Friday, January 23, 2009

Sustainable economics

I'm entirely impressed by President Obama and by how quick he's moving to take action on a number of important subjects. So the following is not a criticism of him, just a riffing on something he said. Nor is it a criticism of the speech in which he said it: a speech is a place for sound bites and inspiration, not exhaustive reasoning. I'm just using some of his words as a starting point for some other thoughts.

One of the most-quoted bits of Obama's inaugural address is the following:
We remain the most prosperous, powerful nation on Earth. Our workers are no less productive than when this crisis began. Our minds are no less inventive, our goods and services no less needed than they were last week or last month or last year. Our capacity remains undiminished.
He makes a good point on the face of it: the current crisis doesn't have to be as catastrophic as some have made it sound. But the reasoning itself is wrong.

The recent financial meltdowns springing from the credit crunch and other things are a perfect example of when something unsustainable catches up at last. In a way, Madoff wasn't the only one perpetrating a Ponzi scheme: the entire banking industry was practicing something similar, taking on more and more risky debt, shuffling it around with the buying and selling of debt insurance, keeping the short-term cash flows good while building up a bigger and bigger disaster waiting to happen. Until it finally did.

Is this an isolated incident, one particular string of bad decisions in one particular industry? Maybe. It would be irresponsible and inaccurate to suggest that such unsustainable practices, sustaining record growth by accumulating potential disaster, fill all our industries. But at the same time, it would be folly to imagine it's limited to this one mistake; that apart from that, we're doing fine. In fact, the entire history of American industry is a story of unsustainable practices, starting from the very first of them, the rapacious consumption of America's vast natural resources dating from the days of the first European settlers.

It was that sense of a land of plenty, as much as any other cause (like freedom from religious persecution), that brought so many people to these shores. Even more, it was that plenitude that built the foundation of America's economic might. More than two centuries later, the United States remains a pre-eminent force in the world economy largely because of the effects of that early bounty, and the culture of industry that grew from it.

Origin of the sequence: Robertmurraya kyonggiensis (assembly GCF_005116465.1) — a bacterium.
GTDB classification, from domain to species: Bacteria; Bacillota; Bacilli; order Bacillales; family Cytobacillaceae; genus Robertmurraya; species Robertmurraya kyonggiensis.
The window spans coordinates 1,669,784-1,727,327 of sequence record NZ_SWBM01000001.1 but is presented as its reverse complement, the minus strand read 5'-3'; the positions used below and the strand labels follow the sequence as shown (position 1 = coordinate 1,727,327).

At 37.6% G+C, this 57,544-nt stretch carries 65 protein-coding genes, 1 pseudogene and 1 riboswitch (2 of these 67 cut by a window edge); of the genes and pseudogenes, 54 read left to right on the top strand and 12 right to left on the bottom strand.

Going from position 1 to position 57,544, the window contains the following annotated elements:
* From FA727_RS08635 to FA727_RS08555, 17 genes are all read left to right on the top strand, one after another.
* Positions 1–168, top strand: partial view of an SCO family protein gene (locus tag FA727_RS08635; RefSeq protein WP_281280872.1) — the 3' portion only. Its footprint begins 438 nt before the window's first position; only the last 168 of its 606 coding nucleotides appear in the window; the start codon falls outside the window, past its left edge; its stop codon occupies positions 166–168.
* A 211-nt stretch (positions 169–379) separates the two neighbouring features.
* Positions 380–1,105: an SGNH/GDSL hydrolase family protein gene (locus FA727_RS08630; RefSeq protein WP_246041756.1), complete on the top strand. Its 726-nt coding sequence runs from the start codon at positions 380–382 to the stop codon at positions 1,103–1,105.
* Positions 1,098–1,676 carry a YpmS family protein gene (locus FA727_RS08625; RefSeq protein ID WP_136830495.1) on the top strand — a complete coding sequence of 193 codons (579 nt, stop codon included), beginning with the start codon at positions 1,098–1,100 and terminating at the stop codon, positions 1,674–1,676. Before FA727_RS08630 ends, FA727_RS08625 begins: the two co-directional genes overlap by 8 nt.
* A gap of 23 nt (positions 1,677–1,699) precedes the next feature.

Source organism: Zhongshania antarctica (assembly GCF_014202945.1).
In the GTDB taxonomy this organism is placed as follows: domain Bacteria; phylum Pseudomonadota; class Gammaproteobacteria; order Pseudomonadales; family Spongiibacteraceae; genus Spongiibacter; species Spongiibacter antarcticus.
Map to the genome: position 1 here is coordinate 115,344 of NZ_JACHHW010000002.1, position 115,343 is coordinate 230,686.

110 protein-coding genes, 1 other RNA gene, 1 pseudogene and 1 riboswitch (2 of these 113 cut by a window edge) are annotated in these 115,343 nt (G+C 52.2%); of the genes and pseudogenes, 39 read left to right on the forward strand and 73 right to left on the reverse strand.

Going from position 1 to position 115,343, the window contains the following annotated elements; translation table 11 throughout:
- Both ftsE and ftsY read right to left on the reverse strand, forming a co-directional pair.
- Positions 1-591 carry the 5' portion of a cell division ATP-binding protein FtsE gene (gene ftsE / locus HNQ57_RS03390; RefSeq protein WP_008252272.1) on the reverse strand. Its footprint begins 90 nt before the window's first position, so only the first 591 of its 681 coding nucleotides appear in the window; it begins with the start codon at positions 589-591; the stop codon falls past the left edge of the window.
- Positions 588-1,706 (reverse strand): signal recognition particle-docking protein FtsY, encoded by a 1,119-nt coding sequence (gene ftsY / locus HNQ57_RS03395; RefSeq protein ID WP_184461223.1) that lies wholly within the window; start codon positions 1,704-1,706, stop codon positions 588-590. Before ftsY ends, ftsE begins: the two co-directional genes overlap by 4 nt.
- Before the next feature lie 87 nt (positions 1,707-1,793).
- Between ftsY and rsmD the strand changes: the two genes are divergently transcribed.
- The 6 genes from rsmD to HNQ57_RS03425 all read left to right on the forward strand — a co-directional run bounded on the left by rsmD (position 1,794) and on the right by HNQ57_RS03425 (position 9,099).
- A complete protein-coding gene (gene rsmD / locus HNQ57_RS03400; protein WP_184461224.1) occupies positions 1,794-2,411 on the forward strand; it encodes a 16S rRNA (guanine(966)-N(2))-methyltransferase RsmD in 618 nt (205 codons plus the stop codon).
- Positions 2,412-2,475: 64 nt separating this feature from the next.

But while our wide open spaces, plentiful mineral and timber reserves, and vast herds of buffalo might have gotten us to a great start, they also were the first American unsustainable economy. Within a lifetime of European settlement, some of the most basic natural resources were already being lost to overuse and irresponsibility. And every decade since then, the American people have destroyed something irreperably. Some land is now too polluted to use, some species is now extinct, some chemical change in our atmosphere is worsening, some toxin has leached into a water supply, some mine has been exhausted and left filled with poisonous tailings. The entire world stands on the brink of several concurrent environmental catastrophes because its rapacious economy demands continued heedless destruction in the name of consumption.

In a way, the credit crunch can be seen as a microcosm of a much larger pattern of capitalism's greatest failing: the elevation of the short-term profit over things like sustainability, responsibility, and cooperative allocation of resources.

So if our workers are no less productive than when their consumption caused landfills to poison water tables and factory farming to wash away our soil; if our minds are no less inventive than they were when we invented things that are destroying the ozone layer and causing global warming; if our goods and services are no less needed than they were when our parents stopped saving to buy more things, ensuring we would need even riskier debt to finance our homes with no savings to fall back on, until the bell finally tolled; then are we really standing on the precipice of a new start?

In my opinion, we are, but it will not come from reviving the past, from drawing on our past investiveness, our past consumerism, and our past industry. It wouldn't fit into a tidy, quotable sound-bite for Obama to say it, but I think he would agree: our salvation will come from applying a new form of American industriousness to new forms of American industry, forms built around not merely failing to repeat the mistakes of the last two centuries, but on the burden of fixing them.

1 comment:

litlfrog said...

Modern economic discussions often center around the concept of "Gross Domestic Product." When the measure was created there were specific warnings that the GDP number is a very blunt, imprecise measure of things that we shouldn't read too much into. How well do you think succeeding generations have succeeding that warning? :) Progressive political thinkers are working on ways to weight economic activity because of this crucial fact: all transactions are counted in dollars no matter their overall effect on the economy. A transaction of $10,000 to buy new land for an organic farm or teach senior citizens how to use computers is by most standards better for society than a $20,000 payment to incarcerate a criminal, pay a management consultant to lay off your employees, or ship rocket launchers to Somalia.